Deal Design is a family-owned agency. Our principals, David and Nancy Deal, welcomed their daughter, Terra, to the business as a Graphic Designer. Since then, she has grown into her role and developed a deeper understanding of what it takes to help the agency thrive. In this interview, Terra discusses the power of creativity in her life and the role her parents have played in shaping her career.
What attracted you to the world of graphic design?
I had an interesting relationship with creativity growing up because I was surrounded by creative people. Both of my parents are creatives, my uncles are creative, and I was very much encouraged to pursue something that stimulated me creatively. I grew up as a ballet dancer and got my Bachelor of Fine Arts from UC Irvine. While doing that, I also was pursuing photography on the side, and I think all roads led me to pursue something creative as a career.
What is it like working alongside your parents?
Honestly, I couldn’t have imagined a better scenario for my relationship with them. I’ve always looked up to them. I definitely have a newfound appreciation for what they do from working together.
Even as a child, going into the office and watching David paint on his breaks or seeing both of them on business calls, debating the direction of a new brand design — that was normal to me. We’re very close. We have a deep relationship, and I feel like they’ve always accepted me for the kind of creative person I am. There is a mutual respect there. Now that I’m a working professional, I do feel like I’m treated as someone who can bring something new to the table. Even just my age brings a new light to Deal Design and the vision of the brand.
What are some of the most memorable projects you’ve worked on at Deal Design?
I think my biggest project right out the gate was learning the ins and outs of Reef, one of the most recognizable brands in sandals, and work with them to create their seasonal catalogs. With that came a lot of project management. I learned to coordinate between our agency, the photography studio, Reef Marketing and Product Management. Many people don’t realize how much project management time goes into the creative process. Sometimes, project management takes as much time as design.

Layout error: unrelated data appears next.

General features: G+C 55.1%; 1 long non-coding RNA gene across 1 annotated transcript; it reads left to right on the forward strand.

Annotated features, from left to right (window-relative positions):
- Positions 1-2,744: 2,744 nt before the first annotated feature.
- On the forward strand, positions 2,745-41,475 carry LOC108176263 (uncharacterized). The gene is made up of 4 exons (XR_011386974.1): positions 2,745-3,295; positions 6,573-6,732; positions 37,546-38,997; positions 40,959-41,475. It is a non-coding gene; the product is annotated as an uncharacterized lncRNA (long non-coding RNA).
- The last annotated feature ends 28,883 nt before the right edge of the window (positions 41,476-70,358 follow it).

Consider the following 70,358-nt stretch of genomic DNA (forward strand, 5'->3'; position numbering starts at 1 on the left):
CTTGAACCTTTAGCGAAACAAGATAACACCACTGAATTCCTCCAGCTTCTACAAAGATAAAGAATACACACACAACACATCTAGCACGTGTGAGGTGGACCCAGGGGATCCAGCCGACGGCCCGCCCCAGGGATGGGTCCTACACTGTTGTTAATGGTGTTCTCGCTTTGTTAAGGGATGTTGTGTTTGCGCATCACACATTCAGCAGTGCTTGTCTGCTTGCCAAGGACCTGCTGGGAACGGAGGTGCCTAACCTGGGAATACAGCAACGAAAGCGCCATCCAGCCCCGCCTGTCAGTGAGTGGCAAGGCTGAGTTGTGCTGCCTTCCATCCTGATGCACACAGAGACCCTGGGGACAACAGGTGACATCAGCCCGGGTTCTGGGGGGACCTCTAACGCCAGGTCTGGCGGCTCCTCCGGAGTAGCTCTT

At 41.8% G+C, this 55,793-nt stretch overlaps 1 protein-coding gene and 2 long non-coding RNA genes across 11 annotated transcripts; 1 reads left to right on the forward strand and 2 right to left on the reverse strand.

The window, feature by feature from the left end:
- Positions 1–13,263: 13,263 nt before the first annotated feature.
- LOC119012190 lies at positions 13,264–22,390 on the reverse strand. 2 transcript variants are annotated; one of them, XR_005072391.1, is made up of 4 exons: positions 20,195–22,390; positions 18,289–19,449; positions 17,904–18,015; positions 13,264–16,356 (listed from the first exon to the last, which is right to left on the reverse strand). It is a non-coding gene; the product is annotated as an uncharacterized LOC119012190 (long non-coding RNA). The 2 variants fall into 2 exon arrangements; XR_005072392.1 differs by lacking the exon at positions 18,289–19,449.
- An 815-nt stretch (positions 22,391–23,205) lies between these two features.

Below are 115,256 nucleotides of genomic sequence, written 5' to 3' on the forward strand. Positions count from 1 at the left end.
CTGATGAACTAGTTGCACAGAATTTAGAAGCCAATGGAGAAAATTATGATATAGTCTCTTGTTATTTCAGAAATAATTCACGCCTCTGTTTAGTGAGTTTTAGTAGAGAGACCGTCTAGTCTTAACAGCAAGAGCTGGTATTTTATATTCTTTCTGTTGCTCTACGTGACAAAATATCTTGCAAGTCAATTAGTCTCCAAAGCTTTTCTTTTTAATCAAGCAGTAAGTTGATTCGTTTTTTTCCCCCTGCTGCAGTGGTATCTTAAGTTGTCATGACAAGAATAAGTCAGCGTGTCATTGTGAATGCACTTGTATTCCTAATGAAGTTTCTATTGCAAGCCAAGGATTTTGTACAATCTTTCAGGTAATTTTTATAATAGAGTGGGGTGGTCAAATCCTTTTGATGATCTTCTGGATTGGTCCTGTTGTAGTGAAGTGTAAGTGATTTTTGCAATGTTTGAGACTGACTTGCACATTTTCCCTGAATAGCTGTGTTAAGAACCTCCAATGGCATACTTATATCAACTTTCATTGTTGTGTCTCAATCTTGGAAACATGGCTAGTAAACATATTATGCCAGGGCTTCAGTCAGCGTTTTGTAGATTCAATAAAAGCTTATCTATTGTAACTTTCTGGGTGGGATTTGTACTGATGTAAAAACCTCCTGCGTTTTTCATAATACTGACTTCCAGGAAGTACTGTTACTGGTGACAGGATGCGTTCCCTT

One of my favorite things to do, though, is to work on logo development for startups. I have the opportunity to create wildly different logos to present to a company and waiting to see which route they want to take. I like being able to do that for startups.
One of my first logo projects was for Spawn Fitness, and this was one of the first entry-level graphic designer jobs I was given. They ended up loving my first draft of a specific logo, and that was really cool because now they use the work that I got to produce. Being able to create something that other people like is really validating.
Along with graphic design, you also do a lot of product photography for our clients. How did you get started taking photos professionally?
If it weren’t for David’s DSLR that he passed off to me when I was 15 or 16, I feel like I would’ve eventually found my way to photography, but that was really my kickstart.